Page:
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County made a reasonable plea

Postponing hunting season is, we’ll admit, an extreme request.

But not as extreme as the fires that have burned 150,000 acres in Baker County this month.

Baker County Commissioners Bill Harvey, Mark Bennett and Tim L. Kerns made a reasonable request in asking Gov. Kate Brown to delay the archery season, which starts Saturday, and the grouse and mourning dove seasons that begin Sept. 1.


Guest Editorial: Forest legal brawls can be avoided

Editorial from The (Bend) Bulletin:

Forest collaboratives are a bid by the Forest Service to keep whatever it does in the forest from becoming a legal brawl.

But some environmental groups, including the Blue Mountains Biodiversity Project from Fossil, have already declared they have had enough and won’t be a part of them. They wrote pages of criticisms, summarizing by saying, “In essence, collaborative groups are backroom decision-making processes disguised as feel-good endeavors which aid agency decision-makers.”


Summer suddenly heats up


Until this week the fire season, for Baker County residents, had mainly been something that happened elsewhere.

We saw pictures of smoke clouds from Southern Oregon and California and Idaho.

We read about fires blackening tens of thousands of acres in other counties, states, regions.

But except for the Lime Hill fire last week near Huntington, not much of an incendiary sort had happened close to home for quite some time.


Power plan neglects nuclear

The Clean Power Plan that President Obama unveiled recently was the sort of ambitious idea we expect from a president who’s pondering his legacy rather than his next campaign.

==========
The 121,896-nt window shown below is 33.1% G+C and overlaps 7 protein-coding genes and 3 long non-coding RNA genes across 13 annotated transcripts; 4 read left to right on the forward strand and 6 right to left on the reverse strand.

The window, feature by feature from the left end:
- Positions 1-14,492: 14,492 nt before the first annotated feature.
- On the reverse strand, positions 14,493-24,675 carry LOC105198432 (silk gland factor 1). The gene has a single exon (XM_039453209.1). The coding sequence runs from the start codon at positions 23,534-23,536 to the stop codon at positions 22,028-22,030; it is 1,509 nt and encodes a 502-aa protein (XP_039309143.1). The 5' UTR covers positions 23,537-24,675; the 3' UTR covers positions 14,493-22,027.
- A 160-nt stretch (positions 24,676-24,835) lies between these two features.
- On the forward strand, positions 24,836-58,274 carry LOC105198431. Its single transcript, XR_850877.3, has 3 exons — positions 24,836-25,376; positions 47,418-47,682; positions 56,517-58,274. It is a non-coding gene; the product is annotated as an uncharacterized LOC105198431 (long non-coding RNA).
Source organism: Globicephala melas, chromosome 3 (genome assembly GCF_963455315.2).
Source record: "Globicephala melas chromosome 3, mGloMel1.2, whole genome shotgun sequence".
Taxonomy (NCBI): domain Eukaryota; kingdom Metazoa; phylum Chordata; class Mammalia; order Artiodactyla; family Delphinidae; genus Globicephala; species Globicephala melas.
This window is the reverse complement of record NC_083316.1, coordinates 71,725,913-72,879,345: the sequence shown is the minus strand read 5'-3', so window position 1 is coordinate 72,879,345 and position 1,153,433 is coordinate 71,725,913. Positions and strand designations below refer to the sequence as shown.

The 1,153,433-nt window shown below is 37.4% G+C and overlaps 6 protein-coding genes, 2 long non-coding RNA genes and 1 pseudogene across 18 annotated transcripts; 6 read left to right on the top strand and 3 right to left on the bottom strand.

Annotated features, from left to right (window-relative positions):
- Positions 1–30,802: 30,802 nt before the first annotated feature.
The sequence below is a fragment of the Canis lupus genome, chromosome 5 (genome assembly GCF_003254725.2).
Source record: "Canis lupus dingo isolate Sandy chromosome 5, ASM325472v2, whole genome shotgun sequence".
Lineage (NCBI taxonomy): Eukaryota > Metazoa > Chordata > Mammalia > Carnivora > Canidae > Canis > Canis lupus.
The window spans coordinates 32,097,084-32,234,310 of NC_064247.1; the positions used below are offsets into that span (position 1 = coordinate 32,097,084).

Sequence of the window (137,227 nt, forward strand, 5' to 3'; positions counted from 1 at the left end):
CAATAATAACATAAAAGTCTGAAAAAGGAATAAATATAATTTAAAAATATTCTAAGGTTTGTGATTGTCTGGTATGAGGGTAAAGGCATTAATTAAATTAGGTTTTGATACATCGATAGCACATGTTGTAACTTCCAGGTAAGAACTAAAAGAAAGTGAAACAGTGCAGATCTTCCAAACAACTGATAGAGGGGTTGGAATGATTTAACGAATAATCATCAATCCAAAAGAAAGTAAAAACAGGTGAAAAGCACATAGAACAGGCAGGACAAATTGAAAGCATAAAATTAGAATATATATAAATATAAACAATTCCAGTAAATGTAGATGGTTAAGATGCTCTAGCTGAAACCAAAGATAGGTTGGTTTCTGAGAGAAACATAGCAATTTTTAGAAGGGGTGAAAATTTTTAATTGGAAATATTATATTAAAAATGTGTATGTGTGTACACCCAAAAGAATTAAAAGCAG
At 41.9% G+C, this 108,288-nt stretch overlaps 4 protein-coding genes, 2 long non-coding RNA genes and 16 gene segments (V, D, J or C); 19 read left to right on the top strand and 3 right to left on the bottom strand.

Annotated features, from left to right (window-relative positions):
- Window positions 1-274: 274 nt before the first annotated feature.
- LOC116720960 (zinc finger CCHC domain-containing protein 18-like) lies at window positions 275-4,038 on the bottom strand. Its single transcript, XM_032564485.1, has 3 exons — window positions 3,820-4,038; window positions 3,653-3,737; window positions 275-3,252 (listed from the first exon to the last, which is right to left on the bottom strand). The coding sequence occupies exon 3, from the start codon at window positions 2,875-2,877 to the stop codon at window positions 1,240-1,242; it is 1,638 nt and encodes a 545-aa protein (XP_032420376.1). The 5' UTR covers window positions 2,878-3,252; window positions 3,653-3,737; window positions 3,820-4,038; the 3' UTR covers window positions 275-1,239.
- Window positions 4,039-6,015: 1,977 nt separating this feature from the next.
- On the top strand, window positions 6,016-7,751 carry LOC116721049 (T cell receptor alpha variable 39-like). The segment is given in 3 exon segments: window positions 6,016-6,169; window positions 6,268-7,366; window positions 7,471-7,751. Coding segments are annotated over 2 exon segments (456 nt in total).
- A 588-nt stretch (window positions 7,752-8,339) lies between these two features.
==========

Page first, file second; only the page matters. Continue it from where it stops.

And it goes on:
The plan’s centerpiece is a call for the U.S. to cut carbon emissions from power plants by 30 percent, based on 2005 levels, by 2030.

That’s not exactly revolutionary — we’re nearly halfway to that level now, before the president’s plan is even in effect.

But it’s certainly a worthwhile goal.


Get a jump on Rally changes

The Hells Canyon Motorcycle Rally is an economic boon for Baker City.

But not for every business.

We’re pleased, then, that business owners, Rally organizers and others got together last week, just a couple weeks after this year’s event, to talk about ways to address concerns that some merchants have expressed.


Guest Editorial: New leader equals new beginning


From The (La Grande) Observer:

There is usually always a certain degree of optimism when a new leader steps into the top slot of an organization, whether it be a local civic club, military unit or the presidency. A new leader carries the connotation that a new beginning is now at hand and the future will be a bright one.


Guest Editorial: Advisory councils need a fix


Editorial from The (Bend) Bulletin:

Oregon’s coordinated care organizations, charged with delivering medical care to residents who qualify for the Oregon Health Plan, the state’s Medicaid program, are charged with listening to those they serve as they spend the state’s money. They do so with advisory councils which, by law, must include members who are OHP clients.

Or at least they try to include OHP clients on the councils. Finding willing participants has proven difficult, even though some councils pay their client members to take part.


Guest Editorial: Forest Service stifles the public

Editorial from The (Bend) Bulletin:

You’ll be pleased to know that Oregon will spend some $300,000 of your tax dollars in the next two years to study moving the state to a single-payer health care system.

You’d think we’d learn.


Reminder to Baker parents

The announcement Monday by Baker City Police that a predatory sex offender has moved to town prompted a predictable response.

People are worried about their kids.

We understand.


A little boy’s legacy

Michelle Ryan’s story is tragic, and we can’t conceive of the level of courage she needed to tell it.

But the story of Michelle’s 5-year-old son, Jordan, who was killed by a pit bull in Baker City on Sept. 27, 2013, a story we published in the July 17 issue, also reminded us that Jordan’s needless death resulted in something that Baker City needed.

A dangerous dog ordinance.


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